Dr. Stephen Phinney: How much sodium should you consume on a ketogenic diet?

Dr. Stephen Phinney: How much sodium should you consume on a ketogenic diet?

July 16, 2019 4 By William Morgan


So there’s a paper that looks
at sodium consumption
and mortality, right?
And this is–
– There’s been a lot of research on it.
– Well I’m thinking of one.
I think you know what I’m
talking about, Donald–
– Donald, and then (interrupted)
Journal of Medicine from 2014.
If you go on our blog we have a posting
on sodium intake and adrenal,
and the why adrenal fatigue
is not a real medical issue.
And this is discussed in that paper
as we’ve referenced there.
Sodium is obviously a
very controversial area.
And people have almost, let’s say,
let’s say very intense convictions,
including dispute among
measuring scientists.
So this is not a resolved area as yet.
But in the study published
in the New England Journal
by this group, it’s a
international research consortium
studying lifestyle factors,
and health outcomes in
a couple 100,000 people
in 17 different countries.
– sure
It’s a massive study called the PURE,
P, U, R, E, that’s the acronym, study.
And they, rather than asking people
how much salt did you eat yesterday,
they actually took a urine,
got a urine sample from people.
From over 100,000 people and
then looked at sodium excretion
at that time point and their subsequent,
assuming that the day before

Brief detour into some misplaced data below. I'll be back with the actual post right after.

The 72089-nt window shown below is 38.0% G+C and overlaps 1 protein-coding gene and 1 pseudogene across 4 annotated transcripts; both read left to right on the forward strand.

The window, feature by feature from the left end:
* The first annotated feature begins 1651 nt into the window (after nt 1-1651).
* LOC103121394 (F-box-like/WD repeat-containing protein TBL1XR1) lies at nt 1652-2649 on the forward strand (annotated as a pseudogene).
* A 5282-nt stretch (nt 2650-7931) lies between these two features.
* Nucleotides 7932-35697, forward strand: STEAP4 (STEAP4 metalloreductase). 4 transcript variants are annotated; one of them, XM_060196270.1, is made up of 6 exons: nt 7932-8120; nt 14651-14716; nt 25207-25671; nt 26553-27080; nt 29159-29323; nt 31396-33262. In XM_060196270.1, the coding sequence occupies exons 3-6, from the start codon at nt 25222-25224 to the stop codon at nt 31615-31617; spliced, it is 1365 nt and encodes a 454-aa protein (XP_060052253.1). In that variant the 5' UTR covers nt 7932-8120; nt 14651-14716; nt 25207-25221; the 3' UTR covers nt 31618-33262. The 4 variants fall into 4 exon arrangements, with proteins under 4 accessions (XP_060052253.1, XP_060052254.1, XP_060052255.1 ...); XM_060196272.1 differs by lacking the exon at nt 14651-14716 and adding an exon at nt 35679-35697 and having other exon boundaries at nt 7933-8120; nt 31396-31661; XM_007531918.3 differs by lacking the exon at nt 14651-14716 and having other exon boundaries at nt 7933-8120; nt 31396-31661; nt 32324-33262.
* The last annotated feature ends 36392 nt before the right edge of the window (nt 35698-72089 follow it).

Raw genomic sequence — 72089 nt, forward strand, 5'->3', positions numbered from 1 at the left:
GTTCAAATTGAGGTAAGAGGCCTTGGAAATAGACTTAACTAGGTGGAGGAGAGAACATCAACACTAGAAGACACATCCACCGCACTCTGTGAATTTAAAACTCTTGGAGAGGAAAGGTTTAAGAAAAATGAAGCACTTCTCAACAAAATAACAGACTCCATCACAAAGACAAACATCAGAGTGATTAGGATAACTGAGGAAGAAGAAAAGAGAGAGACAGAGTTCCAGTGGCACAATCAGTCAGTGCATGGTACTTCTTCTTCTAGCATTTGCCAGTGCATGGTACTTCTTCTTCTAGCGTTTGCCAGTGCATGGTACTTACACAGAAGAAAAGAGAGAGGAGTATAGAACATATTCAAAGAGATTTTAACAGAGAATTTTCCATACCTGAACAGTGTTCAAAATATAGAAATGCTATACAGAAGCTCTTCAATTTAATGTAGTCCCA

they’d eaten their usual,
whatever their usual salt intake would be.
Inaccurate if you were
dealing with a few people.
But when you have 100,000 people
it gives you a good measure
of range of sodium intake.
And then they looked at health outcomes
for four years afterwards.
The total mortality and coronary disease,
that is heart attack risk for
people was a U shaped curve.
And the bottom of that curve,
where the risk was lowest,
was between four and five
grams of sodium, not salt.
Four and five grams of
sodium intake per diet.
When people went down to the value
of where the current US recommendations
are at 2.3 grams per day,
there was actually a
measurable increase in risk.
And under 2.3 grams,
again these are people
in multiple cultures,
in many different countries.
But consistently there’s a rise
when you restrict sodium severely.
And as one increases sodium intake
past six or seven grams a day,
then the risk also begins to go up.
Now there are some
regions and some cultures
where people eat a lot more sodium,
and there is evidence that
that can be dangerous,
for instance some fishing
villages in Japan,
where the sodium intake may be in the 10
to 15 gram per day range,
that can be associated
with increased risk of stroke
and even heart disease.
So again, this is not a blanket permission
to eat vast amounts of salt.
But keeping, particularly when somebody
is on a ketogenic diet which enhances
the kidney’s ability
to clear extra sodium,
it appears that the beneficial range
for people who don’t have
significant heart or kidney,
already have significant
heart or kidney disease,
the beneficial range is in the four
to five gram per day
of sodium intake range.
– Yeah, I think an
important takeaway from this
is that it’s always in context.
It’s always for an individual person.
You have to consider all the different
things that they have going on.
And we can’t give a blanket,
across the board kind of recommendation.
But,
– If somebody has fluid
retention, or hypertension–
– Right, have to be much more careful–
– Requiring diuretic therapy.
We get people onto the ketogenic diet
and get them keto adapted,
and typically we withdraw
the diuretic medication.
Then we then begin to gently add
back the sodium to optimize
their circulatory reserve,
their wellbeing, and their function.
So again this has to be individualized,
and there aren’t, as Dr. McKenzie says,
you can’t give blanket recommendations.
And we’re not doing so here.